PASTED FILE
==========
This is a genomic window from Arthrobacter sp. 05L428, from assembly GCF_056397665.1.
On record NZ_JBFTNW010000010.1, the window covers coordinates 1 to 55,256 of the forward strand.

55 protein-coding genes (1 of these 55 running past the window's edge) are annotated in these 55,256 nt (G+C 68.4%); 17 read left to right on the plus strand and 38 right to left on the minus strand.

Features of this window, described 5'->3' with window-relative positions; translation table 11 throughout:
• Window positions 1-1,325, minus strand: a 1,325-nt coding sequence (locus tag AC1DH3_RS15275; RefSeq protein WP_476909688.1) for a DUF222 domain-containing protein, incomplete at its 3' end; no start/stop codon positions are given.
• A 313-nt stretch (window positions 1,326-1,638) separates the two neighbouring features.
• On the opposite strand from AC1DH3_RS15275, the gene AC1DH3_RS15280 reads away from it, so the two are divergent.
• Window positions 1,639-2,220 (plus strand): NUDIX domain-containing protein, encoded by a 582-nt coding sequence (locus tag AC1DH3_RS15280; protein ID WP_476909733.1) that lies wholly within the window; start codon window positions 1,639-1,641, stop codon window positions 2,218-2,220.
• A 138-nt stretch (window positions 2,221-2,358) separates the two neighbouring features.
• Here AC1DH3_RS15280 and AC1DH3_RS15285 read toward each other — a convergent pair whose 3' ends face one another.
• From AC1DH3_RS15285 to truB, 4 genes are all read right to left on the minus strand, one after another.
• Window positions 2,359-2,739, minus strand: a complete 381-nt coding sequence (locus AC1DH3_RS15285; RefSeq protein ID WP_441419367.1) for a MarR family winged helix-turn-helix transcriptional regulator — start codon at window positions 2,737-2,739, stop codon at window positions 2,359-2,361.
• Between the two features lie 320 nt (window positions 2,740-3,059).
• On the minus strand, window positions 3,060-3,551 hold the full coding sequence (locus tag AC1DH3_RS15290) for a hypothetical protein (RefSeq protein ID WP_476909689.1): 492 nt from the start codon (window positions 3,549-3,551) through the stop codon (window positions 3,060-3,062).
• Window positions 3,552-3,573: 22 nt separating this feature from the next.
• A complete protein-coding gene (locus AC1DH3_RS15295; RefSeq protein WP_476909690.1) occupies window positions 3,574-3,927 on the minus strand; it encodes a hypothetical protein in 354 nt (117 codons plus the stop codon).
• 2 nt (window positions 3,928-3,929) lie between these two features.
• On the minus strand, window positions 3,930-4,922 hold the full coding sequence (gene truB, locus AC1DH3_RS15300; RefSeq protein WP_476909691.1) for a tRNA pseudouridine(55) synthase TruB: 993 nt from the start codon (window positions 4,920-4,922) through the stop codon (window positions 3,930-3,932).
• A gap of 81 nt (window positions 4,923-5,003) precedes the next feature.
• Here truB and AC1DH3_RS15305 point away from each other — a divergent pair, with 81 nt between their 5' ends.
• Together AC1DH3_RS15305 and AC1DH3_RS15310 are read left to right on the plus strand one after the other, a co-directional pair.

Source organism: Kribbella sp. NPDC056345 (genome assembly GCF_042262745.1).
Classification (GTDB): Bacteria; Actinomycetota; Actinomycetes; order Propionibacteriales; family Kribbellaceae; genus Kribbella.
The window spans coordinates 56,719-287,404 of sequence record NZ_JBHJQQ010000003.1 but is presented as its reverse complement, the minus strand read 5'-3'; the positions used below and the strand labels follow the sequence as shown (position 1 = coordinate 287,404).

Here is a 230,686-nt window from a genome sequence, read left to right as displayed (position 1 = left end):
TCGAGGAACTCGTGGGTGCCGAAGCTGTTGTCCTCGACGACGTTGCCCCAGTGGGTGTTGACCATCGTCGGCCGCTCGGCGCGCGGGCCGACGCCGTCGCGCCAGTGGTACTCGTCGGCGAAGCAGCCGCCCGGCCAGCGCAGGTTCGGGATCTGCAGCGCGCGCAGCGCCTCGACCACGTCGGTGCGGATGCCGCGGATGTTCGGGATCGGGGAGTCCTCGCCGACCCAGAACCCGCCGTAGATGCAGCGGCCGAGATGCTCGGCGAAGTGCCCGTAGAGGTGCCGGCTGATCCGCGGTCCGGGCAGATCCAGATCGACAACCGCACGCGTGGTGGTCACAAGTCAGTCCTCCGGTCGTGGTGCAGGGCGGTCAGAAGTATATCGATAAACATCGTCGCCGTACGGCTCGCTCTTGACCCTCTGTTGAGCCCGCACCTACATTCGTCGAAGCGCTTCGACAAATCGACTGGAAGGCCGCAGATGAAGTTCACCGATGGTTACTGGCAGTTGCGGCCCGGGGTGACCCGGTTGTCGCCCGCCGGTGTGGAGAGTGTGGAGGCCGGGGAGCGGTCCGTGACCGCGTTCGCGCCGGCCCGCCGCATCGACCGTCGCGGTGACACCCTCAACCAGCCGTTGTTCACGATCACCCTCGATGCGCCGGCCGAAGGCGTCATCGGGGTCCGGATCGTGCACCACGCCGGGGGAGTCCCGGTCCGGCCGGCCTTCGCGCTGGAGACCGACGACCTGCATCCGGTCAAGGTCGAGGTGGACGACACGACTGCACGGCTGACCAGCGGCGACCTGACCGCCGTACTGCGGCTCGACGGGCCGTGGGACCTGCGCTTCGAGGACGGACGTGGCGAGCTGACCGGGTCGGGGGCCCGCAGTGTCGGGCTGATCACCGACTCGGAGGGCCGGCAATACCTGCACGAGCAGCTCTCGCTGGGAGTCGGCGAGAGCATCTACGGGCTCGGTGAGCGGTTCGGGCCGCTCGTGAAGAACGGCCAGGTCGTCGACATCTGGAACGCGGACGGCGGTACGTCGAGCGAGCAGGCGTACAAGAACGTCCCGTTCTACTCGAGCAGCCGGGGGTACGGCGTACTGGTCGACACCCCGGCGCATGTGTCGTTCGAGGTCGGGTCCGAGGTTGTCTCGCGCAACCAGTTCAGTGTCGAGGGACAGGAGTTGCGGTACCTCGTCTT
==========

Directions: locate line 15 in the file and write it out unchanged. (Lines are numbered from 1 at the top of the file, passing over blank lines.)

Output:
• Window positions 3,552-3,573: 22 nt separating this feature from the next.